Working Group I discusses methodologies for estimating changes in variability from the results of GCMs (see Sections 9.3.2 and 13.4.2). Despite certain shortcomings, GCMs can provide estimates of trends in climatic variability. Using extreme events from historical data as analogs also is useful.
The frequency of extreme events is likely to change as mean values shift, even without changes in variability. Chapter 3 reviews potential changes in different climatic elements (see Table 3-10).
From the instrumental record, some regional changes in extremes have been identified, although it is difficult to say whether they are related to GHG-induced climate change. For example, there has been a recent increase in heavy and extreme precipitation in the mid to high-latitude countries of the northern hemisphere, and in several regions of east Asia a decrease in the frequency of temperature extremes together with heavy and extreme precipitation have been observed (see TAR WGI Chapter 2)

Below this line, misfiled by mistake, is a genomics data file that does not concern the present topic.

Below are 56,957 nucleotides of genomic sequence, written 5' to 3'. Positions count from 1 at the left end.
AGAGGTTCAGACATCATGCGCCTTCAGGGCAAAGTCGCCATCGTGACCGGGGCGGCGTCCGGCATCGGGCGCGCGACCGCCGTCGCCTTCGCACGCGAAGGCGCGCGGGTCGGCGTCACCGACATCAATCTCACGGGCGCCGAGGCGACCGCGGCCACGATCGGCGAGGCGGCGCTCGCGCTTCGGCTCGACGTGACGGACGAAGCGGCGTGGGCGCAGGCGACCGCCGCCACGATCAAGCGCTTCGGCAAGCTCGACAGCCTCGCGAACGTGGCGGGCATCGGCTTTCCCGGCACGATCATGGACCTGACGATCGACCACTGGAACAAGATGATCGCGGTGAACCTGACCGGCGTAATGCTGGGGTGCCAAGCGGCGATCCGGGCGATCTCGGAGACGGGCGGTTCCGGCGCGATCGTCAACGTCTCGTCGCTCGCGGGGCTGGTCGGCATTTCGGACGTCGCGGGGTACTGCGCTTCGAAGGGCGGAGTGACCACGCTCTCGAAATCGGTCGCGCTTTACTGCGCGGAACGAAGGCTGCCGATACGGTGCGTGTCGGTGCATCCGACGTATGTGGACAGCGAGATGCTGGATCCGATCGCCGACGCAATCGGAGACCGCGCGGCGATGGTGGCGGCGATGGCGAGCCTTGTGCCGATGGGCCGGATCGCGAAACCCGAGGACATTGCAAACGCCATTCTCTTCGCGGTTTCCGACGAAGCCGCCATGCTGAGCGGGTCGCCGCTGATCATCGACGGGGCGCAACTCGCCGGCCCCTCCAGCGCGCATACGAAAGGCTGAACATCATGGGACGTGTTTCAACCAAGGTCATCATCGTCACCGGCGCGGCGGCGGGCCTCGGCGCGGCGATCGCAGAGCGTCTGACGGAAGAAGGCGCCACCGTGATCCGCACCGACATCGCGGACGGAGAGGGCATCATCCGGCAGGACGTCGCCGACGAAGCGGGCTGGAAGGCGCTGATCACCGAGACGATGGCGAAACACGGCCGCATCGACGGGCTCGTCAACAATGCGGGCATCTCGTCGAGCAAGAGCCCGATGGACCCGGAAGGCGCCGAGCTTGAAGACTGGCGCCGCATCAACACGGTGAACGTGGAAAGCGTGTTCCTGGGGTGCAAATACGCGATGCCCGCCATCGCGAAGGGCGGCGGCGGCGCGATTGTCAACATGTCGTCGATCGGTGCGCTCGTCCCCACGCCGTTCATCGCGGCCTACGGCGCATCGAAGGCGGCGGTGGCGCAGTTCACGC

Many models that validate well for present climate conditions may not respond realistically to future climatic conditions and subsequent changes in extreme events. For some sectoral impacts, however, methods for evaluating a system's response to changes in variability change are improving. One example is estimation of changes in flooding by using 10-year return periods given by transient GCMs and applied to a watershed model (Takahashi et al., 1998).
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